It’s a cool, spring Sunday afternoon, the smell of lilac drifting in from the backyard. I’m sitting at the dining room table with my lime green MacBook Pro®, hammering out the ringmaster’s script for our upcoming Waldorf school circus. All around me are stacks of old scripts, cold coffee cups, and rubber noses. The phone rings. I pick up and hear my mom’s voice.

            “Do you have a minute, Lloyd?”

            “I’m on a deadline, Mom. Are you coming to our circus next weekend?”

            My mom assures me she has it marked on her calendar before saying, “That’s not why I called.”

            “What do you want?”

She clears her throat. “I’ve decided what I want to ask each of my children to do for my end-of-life needs.”

            I have no idea what she has in mind for me, the clown of the family. “What do you mean?”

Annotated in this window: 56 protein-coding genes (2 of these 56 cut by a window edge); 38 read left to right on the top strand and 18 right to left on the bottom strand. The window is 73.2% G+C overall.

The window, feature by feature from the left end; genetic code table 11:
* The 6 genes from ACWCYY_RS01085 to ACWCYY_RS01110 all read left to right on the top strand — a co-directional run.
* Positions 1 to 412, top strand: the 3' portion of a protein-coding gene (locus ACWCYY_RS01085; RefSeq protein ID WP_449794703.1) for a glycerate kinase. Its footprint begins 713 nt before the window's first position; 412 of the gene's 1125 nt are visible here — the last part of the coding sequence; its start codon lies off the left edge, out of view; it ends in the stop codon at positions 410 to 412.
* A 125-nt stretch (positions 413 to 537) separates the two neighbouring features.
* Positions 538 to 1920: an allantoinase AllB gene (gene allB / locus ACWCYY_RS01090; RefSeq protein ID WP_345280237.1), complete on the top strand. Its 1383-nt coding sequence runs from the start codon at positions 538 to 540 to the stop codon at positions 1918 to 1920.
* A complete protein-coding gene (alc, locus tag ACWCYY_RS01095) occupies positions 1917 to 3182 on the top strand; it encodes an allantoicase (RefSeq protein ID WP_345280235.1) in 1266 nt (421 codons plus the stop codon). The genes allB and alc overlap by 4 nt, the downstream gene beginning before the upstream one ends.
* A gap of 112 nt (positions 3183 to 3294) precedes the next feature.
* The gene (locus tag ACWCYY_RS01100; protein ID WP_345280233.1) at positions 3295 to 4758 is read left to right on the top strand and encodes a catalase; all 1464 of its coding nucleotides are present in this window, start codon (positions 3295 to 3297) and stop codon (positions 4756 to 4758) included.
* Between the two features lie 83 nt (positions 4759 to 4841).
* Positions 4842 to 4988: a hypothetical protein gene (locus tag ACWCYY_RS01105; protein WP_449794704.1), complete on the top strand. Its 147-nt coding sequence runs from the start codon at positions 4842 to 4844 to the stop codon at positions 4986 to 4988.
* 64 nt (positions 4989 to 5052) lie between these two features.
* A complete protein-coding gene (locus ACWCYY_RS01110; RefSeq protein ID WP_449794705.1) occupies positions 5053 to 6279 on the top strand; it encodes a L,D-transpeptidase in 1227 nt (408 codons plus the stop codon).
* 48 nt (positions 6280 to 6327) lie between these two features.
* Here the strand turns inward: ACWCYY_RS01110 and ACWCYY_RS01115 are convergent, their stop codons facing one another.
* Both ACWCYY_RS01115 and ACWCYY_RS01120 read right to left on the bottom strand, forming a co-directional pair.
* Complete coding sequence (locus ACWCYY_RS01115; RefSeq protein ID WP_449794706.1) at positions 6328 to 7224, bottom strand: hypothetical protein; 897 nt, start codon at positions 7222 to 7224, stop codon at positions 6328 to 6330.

“Well, I’m about to spend a year in Africa.”

            She’s planning her fifth trip to Tanzania, and she is eighty-three, so considering her mortality makes sense, but she doesn’t show signs of slowing down. This trip, she is working to establish a brick-and-mortar counseling school at Iringa University.

            She tells me she has already spoken to my brother Jerry and my sister Linda. Jerry agreed to be responsible for her financial estate. I feel like I just dodged a bullet. Jerry is the perfect choice. He’s the eldest, the responsible one. Plus, he has a degree in computer science and has always been good at numbers.

            Linda agreed to act as her healthcare advocate. Another bullet whizzes past my ear. Linda, the middle child, is again the perfect choice. Her second son Nicholas is a cancer survivor. She has become expert at navigating the labyrinths of the hospital system and health insurance industry.

            What’s left to do?

            “I want you to be my spiritual advocate.”

            Direct hit. What the hell is a spiritual advocate? Why ask a clown to be responsible for her soul? My mom was practically a Lutheran Mother Theresa, and I don’t even belong to a church. I swallow my nerves and say, “Sure.”

            Mom graciously replies, “Thank you,” and hangs up the phone without further instruction.